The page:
Saturday, July 7, 2018

At Last!


In October, I’ll celebrate my 6th re-birthday. It will be 6 years since an ischemic right pontine stroke blasted me in my sleep, a stroke I’ve affectionately nicknamed BS (Bastard Stroke). I won’t go into the gory details here, but if you want them, they’re here: https://uncanneryrow.blogspot.com/2012/10/stroke-of-some-sort-of-luck.html

Anyhoo, this is about a recent milestone. I am SO AMAZINGLY LUCKY for many reasons, but one of them is that I’m surrounded by a community of world-class musicians and music lovers. And once every week or two, I get to sit in with the band and sing. One of my most memorable moments singing was at the wedding of a friend’s daughter. I got to sing “At Last” with a stellar band. It was one of those moments for me when all the stars align—band is hot, voice is in fine form, you’re feeling it down to your bones, not just singing it—and I almost cried, it all felt so good. Then along came BS. 


On the day before BS, I was sitting at a singing & healing workshop offered by a friend and former Little Town’er, and one of the things she said was that it doesn’t matter if you sing offkey, if your voice is shaky, if you think you can’t sing, etc. What matters is just to open up and sing. I had already had three or four TIA’s (mini strokes) in the previous two days (which I wrote off to stress and grading fatigue), so I was crabby and just feeling off. Right, I thought, whatEVER. It would take me six stubborn years to understand how right she was.

Among the “deficits” (seriously, that’s what the med/pharma complex calls the aftershocks of stroke) I was left with after BS, was a mucked-up throat: right stroke means left vocal cord can be “sluggish,” post-stroke BP drugs and CPAP mean that my throat is perpetually dry, which can cause some swelling, which means my tone can be pinched, and, worst of all, I don’t have the vocal control I had pre-BS; my voice can sometimes be…well…wobbly and willfully independent.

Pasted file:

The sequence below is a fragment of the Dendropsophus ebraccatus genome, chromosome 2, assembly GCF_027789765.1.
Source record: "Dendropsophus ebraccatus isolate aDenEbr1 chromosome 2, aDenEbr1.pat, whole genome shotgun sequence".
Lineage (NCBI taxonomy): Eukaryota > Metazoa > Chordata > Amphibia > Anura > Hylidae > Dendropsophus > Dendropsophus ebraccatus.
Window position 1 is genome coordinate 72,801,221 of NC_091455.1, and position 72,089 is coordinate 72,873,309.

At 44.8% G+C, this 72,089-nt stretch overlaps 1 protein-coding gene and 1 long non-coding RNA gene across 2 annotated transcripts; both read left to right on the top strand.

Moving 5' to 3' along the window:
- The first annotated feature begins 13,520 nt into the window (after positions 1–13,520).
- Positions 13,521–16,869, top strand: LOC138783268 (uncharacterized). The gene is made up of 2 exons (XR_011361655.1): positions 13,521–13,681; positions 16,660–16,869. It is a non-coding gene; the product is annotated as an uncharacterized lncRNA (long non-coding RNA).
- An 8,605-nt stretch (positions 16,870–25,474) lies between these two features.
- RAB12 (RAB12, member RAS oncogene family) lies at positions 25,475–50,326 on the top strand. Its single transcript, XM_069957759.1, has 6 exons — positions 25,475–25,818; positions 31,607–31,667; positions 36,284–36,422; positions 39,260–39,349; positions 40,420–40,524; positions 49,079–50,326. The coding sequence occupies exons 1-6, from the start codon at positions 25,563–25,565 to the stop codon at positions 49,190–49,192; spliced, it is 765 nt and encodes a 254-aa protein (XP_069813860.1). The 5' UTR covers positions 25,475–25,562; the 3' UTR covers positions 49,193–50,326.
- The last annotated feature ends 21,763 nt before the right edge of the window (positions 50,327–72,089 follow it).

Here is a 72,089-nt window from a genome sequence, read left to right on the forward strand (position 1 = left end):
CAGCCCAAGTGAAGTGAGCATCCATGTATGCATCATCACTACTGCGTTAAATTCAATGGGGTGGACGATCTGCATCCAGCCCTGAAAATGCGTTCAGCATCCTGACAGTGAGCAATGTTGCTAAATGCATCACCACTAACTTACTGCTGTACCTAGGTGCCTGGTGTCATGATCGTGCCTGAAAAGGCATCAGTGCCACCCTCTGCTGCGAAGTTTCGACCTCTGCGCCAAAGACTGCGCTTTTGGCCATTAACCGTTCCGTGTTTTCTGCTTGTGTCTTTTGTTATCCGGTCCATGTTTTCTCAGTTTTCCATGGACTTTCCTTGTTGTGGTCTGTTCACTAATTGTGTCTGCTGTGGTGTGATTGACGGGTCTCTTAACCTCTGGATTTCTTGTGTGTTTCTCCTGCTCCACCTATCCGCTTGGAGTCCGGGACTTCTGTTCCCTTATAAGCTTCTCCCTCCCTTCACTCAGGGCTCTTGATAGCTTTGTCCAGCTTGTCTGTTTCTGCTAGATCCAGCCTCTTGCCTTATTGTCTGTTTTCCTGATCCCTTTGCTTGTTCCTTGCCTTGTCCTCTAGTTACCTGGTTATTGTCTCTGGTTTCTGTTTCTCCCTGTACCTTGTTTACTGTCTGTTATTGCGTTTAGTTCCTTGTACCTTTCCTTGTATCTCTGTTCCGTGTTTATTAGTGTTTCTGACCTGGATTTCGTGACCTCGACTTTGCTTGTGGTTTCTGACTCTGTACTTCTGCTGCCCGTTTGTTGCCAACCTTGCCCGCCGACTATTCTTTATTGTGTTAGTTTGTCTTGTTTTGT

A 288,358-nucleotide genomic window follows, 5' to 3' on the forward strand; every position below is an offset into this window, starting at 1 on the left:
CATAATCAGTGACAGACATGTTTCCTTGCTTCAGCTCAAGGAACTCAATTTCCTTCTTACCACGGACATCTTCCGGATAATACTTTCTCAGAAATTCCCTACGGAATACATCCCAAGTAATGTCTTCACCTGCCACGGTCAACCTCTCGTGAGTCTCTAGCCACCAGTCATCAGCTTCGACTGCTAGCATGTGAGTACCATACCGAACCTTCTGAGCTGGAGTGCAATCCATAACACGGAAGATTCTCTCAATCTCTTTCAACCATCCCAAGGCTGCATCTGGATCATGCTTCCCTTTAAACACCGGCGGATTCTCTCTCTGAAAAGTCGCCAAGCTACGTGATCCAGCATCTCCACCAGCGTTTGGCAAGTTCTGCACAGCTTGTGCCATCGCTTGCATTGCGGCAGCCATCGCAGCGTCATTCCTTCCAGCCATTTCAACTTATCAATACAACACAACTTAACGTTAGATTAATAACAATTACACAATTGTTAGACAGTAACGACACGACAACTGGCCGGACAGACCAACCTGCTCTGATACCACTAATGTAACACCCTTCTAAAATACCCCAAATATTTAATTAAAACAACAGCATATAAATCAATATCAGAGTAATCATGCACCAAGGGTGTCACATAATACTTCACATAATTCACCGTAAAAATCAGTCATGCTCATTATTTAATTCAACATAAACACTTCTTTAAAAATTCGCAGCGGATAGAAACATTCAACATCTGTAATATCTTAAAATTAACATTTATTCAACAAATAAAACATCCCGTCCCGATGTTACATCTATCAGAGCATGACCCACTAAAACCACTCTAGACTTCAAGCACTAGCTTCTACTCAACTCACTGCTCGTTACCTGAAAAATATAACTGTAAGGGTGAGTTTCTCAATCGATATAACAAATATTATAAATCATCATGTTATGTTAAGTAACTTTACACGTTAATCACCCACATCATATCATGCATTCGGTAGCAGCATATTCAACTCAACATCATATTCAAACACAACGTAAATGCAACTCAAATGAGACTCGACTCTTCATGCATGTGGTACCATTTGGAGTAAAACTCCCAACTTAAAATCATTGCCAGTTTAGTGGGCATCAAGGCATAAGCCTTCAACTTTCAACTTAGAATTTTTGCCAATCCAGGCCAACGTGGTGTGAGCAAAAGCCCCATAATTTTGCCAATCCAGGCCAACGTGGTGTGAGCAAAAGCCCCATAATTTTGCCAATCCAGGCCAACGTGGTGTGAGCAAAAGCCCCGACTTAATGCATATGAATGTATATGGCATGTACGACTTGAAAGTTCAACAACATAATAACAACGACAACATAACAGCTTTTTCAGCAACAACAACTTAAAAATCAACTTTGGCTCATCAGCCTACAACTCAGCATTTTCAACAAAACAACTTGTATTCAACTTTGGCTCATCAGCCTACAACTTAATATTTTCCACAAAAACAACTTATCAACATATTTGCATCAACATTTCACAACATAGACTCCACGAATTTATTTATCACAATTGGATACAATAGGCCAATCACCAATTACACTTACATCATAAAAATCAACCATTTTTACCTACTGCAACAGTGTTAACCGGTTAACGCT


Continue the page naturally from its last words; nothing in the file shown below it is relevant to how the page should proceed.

It took me about two years of checking things out with a vocal rehab ENT, rehab exercises put together for me by my friend C, a vocal teacher, and practicepracticepainfulpractice before I felt comfortable singing in public again. Even then, I stuck to “safe” songs—limited range, no challenging vocal frills, so familiar I could sing them in my sleep.

Then this week, I screwed up my courage and ASKED the band if I could sing “At Last.” I hadn’t tried it since BS, except by myself, shut in my home office, when no one was home. And I did it. It wasn’t great, I missed a few notes here and there, it didn’t come out quite as good as it had when I practiced it, but DAMN, it felt FINE! I can’t quite put this in words, but for me, singing that song was some sort of threshold I’d been terrified to cross.

And that’s the real milestone…not that I sang the song, but that I remembered what a loving, forgiving, accepting, supportive community I get to live in, and that I don’t need to be afraid. I just need to open up and sing. 


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